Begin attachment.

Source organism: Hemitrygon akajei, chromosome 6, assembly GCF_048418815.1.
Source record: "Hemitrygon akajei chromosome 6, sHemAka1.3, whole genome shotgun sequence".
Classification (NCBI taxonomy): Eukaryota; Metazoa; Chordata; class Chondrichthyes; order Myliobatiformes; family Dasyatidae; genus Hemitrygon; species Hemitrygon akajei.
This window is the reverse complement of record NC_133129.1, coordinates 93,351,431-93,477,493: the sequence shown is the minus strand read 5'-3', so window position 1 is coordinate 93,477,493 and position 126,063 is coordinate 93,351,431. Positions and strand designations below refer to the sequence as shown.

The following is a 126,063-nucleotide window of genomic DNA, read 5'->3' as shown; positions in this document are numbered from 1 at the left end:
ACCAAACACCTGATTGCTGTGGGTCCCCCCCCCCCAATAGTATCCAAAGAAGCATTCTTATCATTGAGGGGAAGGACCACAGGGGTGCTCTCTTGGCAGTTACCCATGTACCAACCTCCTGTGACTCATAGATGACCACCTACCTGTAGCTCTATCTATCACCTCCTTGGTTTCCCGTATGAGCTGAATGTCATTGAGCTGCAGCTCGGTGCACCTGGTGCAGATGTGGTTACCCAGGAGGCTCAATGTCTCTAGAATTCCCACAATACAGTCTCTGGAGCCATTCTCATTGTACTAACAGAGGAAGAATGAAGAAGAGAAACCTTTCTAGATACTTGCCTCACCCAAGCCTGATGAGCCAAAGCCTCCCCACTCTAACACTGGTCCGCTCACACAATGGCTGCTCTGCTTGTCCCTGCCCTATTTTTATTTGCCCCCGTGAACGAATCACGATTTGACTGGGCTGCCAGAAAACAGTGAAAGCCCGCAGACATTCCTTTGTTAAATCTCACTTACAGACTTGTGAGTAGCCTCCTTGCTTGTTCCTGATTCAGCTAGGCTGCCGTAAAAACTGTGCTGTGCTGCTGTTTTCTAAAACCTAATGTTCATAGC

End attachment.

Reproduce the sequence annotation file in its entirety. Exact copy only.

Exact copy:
Source organism: Hemitrygon akajei, chromosome 6, assembly GCF_048418815.1.
Source record: "Hemitrygon akajei chromosome 6, sHemAka1.3, whole genome shotgun sequence".
Classification (NCBI taxonomy): Eukaryota; Metazoa; Chordata; class Chondrichthyes; order Myliobatiformes; family Dasyatidae; genus Hemitrygon; species Hemitrygon akajei.
This window is the reverse complement of record NC_133129.1, coordinates 93,351,431-93,477,493: the sequence shown is the minus strand read 5'-3', so window position 1 is coordinate 93,477,493 and position 126,063 is coordinate 93,351,431. Positions and strand designations below refer to the sequence as shown.

The following is a 126,063-nucleotide window of genomic DNA, read 5'->3' as shown; positions in this document are numbered from 1 at the left end:
ACCAAACACCTGATTGCTGTGGGTCCCCCCCCCCCAATAGTATCCAAAGAAGCATTCTTATCATTGAGGGGAAGGACCACAGGGGTGCTCTCTTGGCAGTTACCCATGTACCAACCTCCTGTGACTCATAGATGACCACCTACCTGTAGCTCTATCTATCACCTCCTTGGTTTCCCGTATGAGCTGAATGTCATTGAGCTGCAGCTCGGTGCACCTGGTGCAGATGTGGTTACCCAGGAGGCTCAATGTCTCTAGAATTCCCACAATACAGTCTCTGGAGCCATTCTCATTGTACTAACAGAGGAAGAATGAAGAAGAGAAACCTTTCTAGATACTTGCCTCACCCAAGCCTGATGAGCCAAAGCCTCCCCACTCTAACACTGGTCCGCTCACACAATGGCTGCTCTGCTTGTCCCTGCCCTATTTTTATTTGCCCCCGTGAACGAATCACGATTTGACTGGGCTGCCAGAAAACAGTGAAAGCCCGCAGACATTCCTTTGTTAAATCTCACTTACAGACTTGTGAGTAGCCTCCTTGCTTGTTCCTGATTCAGCTAGGCTGCCGTAAAAACTGTGCTGTGCTGCTGTTTTCTAAAACCTAATGTTCATAGC